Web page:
WHERE DID IT HAPPEN?
Answers to quiz on page 733
1. Bethlehem (Matt. 2:1);
2. Egypt (Matt. 2:13-15);
3. Nazareth (Luke 4:16);
4. the Jordan River (Matt. 3:13);
5. Cana (John 2:1-11);
7. Jericho (Luke 19:1-10);
9. Nain (Luke 7:11-17);
10. Tyre (Mark 7:24-30);
12. Sychar (John 4:5-42);
13. Bethany (John 11:1-44);
14. the Mount of Olives (Matt. 24:3-51);
15. Golgotha or Skull Place (John 19:17, 18).
Questions From Readers
● Is sterilization of a man or a woman permitted under any circumstances, for example, to protect the life of a woman or in cases of extreme economic hardship?
What does sterilization of human creatures mean? It means an operation performed for the purpose of depriving a man or a woman of the power of reproduction. The Encyclopedia Americana tells us that many methods of sterilization might with greater propriety be called asexualization, since they have certain “harmful effects, both physical and mental.” In the case of men the general methods now employed are to remove a portion of a man’s seminal duct by means of which the seed of reproduction is transmitted to the female. In the case of women, it is generally the removal of a portion of the woman’s Fallopian tubes by which her ovum or egg cell is transported to the womb. So sterilization is a destroying of a person’s ability to reproduce his kind by inhibiting the functions of the sex organs implanted by Jehovah God or even by removing the organs.—See Americana, 1929 edition.
With whom did sterilization originate? Today in the United States of America the sterilization of certain persons is actually ordered by a positive legal enactment for reasons of eugenics or therapeutic effects or punishment. In 1907 the State of Indiana passed the first sterilization law, and other American states have since passed similar laws. What is the main object of such legislation? It is to prevent procreation by persons who are habitual criminals or who are feeble-minded or insane. The argument for it is thus seen to be the protecting of society from the breeding of criminally inclined or mentally unbalanced or incapable children. For this reason those states that enacted such sterilization laws felt justified in destroying or interfering with God-given functions to which a creature has a natural right.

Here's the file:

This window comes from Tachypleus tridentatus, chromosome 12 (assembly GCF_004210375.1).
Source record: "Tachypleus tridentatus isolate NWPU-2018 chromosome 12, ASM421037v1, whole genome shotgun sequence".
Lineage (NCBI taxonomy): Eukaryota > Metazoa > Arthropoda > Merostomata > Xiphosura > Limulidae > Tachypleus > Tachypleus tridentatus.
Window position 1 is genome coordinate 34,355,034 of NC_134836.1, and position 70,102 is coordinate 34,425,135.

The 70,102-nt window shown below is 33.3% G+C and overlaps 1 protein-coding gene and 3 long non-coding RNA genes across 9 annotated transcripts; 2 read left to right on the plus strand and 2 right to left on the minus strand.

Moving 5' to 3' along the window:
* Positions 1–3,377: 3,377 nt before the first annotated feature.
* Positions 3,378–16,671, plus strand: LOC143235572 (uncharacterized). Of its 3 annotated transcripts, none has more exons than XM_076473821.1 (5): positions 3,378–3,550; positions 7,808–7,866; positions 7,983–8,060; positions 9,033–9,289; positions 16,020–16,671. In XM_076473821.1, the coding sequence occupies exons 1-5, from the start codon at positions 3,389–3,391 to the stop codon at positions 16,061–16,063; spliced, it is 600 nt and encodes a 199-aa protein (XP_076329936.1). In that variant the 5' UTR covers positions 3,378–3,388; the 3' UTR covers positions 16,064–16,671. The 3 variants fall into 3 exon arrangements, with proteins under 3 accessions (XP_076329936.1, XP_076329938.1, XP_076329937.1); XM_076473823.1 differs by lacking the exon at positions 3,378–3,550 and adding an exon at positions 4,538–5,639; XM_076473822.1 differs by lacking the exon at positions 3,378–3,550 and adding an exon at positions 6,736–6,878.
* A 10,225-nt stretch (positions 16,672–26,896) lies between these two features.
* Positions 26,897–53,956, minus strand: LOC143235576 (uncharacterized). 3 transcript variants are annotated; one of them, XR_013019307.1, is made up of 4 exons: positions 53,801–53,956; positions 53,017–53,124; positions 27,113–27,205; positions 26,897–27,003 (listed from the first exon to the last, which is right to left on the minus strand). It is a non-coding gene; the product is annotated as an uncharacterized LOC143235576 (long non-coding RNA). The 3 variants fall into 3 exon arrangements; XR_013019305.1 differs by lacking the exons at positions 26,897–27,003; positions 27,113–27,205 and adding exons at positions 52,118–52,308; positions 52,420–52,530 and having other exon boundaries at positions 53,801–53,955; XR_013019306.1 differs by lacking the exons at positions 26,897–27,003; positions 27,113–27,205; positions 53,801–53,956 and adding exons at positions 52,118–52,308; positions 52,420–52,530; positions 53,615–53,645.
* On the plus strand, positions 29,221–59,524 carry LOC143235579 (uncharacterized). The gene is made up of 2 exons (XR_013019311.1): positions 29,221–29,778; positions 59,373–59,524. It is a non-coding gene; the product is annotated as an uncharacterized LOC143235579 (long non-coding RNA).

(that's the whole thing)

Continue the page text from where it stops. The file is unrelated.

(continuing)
Not to criticize states that operate by such sterilization laws, but for our own information we ask, Is such legislation based on God’s law given to his theocratic organization? Did sterilization originate with the organization of his people? Or does it have its origin in this world of which the above states are a part?
Why would God want to destroy a natural function that he put in man and woman for a valid purpose? How could God consistently be the author of a law that ordered or permitted sterilization when he excluded eunuchs from his congregation or forbade his chosen nation of Israel to make eunuchs, that it might have emasculated male Israelites who would be safe bedroom attendants upon Israelite women or be trustworthy in other positions of responsibility? God did not approve of that way of getting guards for the women’s quarters. “No man castrated by crushing the testicles or having his male member cut off may come into the congregation of Jehovah,” says Deuteronomy 23:1. Those organs have to do with the seed of reproduction. In harmony with this no member of high priest Aaron’s family could serve at God’s temple as a priest if he was damaged in that way. (Lev. 21:16-21) God wanted priests who could become father to other priests; he wanted Israelites who could produce other Israelites.
God is the Giver of reproductive powers to human creatures; he set the example by making laws for the protection of these powers. His law stated: “Soul will be for soul, eye for eye, tooth for tooth, hand for hand, foot for foot.” (Deut. 19:21) But now suppose a woman’s husband got into a fight with another man. In order to protect her husband and keep him from being whipped or defeated, she reached out and grabbed hold of the other man’s private parts in order to put him out of action! By doing this, the woman doubtless ruined the man’s reproductive powers; she violated God’s law that was against the crushing of a man’s testicles and made this man unfit for God’s congregation. This woman could not argue that she was using jujitsu and acting in defense of her husband and thus for her own self-protection. She had to be punished! How?